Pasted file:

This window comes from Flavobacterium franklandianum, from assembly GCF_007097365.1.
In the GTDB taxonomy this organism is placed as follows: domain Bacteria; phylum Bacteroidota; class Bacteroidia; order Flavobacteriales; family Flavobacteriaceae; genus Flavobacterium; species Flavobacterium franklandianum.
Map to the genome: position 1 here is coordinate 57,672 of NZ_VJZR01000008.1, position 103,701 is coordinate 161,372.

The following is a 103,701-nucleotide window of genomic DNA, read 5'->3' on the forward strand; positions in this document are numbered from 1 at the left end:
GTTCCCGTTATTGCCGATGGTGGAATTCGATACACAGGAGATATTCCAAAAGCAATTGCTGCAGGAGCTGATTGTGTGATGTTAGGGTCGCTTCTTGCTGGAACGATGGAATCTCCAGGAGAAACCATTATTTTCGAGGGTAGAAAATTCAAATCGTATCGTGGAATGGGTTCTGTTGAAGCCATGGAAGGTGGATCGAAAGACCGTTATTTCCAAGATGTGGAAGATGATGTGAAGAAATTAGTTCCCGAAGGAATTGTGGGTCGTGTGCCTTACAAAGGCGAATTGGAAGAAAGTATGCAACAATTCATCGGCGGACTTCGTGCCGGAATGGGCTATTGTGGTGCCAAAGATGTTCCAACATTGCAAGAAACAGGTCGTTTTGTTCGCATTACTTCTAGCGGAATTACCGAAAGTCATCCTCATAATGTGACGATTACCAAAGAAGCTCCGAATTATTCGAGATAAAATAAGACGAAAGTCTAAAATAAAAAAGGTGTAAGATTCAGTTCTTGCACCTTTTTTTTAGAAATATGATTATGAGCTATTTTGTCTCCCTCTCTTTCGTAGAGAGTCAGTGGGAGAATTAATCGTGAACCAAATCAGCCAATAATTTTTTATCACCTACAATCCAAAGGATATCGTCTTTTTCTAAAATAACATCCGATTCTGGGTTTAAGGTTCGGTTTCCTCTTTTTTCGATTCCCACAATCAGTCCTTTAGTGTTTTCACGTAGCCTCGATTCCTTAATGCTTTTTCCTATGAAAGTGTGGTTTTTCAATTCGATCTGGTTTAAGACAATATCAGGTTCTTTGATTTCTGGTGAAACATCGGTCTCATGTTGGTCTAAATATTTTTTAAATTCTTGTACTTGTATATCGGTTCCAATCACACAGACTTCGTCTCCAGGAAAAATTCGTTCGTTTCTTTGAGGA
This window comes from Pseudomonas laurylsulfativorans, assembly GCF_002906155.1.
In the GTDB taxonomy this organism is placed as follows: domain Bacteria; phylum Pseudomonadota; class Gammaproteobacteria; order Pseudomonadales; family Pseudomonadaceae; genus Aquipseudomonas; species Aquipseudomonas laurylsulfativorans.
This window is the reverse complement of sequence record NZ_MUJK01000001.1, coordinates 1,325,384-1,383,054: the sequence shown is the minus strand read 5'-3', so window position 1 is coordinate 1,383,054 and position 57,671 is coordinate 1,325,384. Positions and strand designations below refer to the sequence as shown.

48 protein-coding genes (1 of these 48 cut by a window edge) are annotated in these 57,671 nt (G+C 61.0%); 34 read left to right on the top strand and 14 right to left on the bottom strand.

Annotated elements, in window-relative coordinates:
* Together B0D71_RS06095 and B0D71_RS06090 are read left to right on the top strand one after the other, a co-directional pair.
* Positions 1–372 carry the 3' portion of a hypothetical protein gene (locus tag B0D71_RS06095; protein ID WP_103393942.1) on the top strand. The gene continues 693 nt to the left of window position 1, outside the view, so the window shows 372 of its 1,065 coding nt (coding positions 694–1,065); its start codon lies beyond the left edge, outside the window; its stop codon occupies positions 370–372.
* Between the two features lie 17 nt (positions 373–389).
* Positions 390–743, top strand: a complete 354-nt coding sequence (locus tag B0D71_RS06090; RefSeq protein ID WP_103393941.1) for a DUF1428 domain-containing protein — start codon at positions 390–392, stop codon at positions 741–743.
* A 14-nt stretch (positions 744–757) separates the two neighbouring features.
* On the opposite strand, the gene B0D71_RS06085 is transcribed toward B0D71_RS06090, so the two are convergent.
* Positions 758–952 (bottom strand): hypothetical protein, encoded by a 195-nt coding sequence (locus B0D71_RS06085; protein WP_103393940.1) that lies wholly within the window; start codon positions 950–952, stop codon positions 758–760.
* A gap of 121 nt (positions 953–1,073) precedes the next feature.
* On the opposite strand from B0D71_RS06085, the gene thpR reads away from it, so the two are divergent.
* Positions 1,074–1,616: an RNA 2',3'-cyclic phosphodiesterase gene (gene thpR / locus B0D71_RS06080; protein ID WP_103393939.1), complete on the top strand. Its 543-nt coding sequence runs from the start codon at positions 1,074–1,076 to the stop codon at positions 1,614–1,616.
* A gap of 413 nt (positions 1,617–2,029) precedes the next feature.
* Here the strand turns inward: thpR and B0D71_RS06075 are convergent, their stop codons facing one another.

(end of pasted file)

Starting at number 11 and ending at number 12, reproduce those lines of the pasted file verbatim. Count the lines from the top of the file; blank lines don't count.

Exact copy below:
* Together B0D71_RS06095 and B0D71_RS06090 are read left to right on the top strand one after the other, a co-directional pair.
* Positions 1–372 carry the 3' portion of a hypothetical protein gene (locus tag B0D71_RS06095; protein ID WP_103393942.1) on the top strand. The gene continues 693 nt to the left of window position 1, outside the view, so the window shows 372 of its 1,065 coding nt (coding positions 694–1,065); its start codon lies beyond the left edge, outside the window; its stop codon occupies positions 370–372.